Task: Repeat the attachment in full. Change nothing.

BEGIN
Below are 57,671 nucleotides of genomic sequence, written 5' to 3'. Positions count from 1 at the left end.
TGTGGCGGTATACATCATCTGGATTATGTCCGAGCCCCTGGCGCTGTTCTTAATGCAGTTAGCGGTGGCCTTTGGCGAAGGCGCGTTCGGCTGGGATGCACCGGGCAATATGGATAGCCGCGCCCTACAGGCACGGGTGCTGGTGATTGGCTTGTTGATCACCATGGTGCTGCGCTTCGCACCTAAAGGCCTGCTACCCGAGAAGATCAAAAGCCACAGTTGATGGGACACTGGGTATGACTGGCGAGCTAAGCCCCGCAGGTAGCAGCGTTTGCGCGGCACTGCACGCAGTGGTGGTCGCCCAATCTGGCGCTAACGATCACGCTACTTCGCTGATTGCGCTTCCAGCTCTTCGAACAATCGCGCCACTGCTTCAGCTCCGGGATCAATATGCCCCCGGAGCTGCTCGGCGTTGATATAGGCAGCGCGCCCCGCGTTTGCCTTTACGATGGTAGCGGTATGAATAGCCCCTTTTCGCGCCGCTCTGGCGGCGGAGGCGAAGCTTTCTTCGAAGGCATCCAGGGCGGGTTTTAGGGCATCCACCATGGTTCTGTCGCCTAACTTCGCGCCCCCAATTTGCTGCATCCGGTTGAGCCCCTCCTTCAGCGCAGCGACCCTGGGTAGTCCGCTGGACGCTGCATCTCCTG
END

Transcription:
Below are 57,671 nucleotides of genomic sequence, written 5' to 3'. Positions count from 1 at the left end.
TGTGGCGGTATACATCATCTGGATTATGTCCGAGCCCCTGGCGCTGTTCTTAATGCAGTTAGCGGTGGCCTTTGGCGAAGGCGCGTTCGGCTGGGATGCACCGGGCAATATGGATAGCCGCGCCCTACAGGCACGGGTGCTGGTGATTGGCTTGTTGATCACCATGGTGCTGCGCTTCGCACCTAAAGGCCTGCTACCCGAGAAGATCAAAAGCCACAGTTGATGGGACACTGGGTATGACTGGCGAGCTAAGCCCCGCAGGTAGCAGCGTTTGCGCGGCACTGCACGCAGTGGTGGTCGCCCAATCTGGCGCTAACGATCACGCTACTTCGCTGATTGCGCTTCCAGCTCTTCGAACAATCGCGCCACTGCTTCAGCTCCGGGATCAATATGCCCCCGGAGCTGCTCGGCGTTGATATAGGCAGCGCGCCCCGCGTTTGCCTTTACGATGGTAGCGGTATGAATAGCCCCTTTTCGCGCCGCTCTGGCGGCGGAGGCGAAGCTTTCTTCGAAGGCATCCAGGGCGGGTTTTAGGGCATCCACCATGGTTCTGTCGCCTAACTTCGCGCCCCCAATTTGCTGCATCCGGTTGAGCCCCTCCTTCAGCGCAGCGACCCTGGGTAGTCCGCTGGACGCTGCATCTCCTG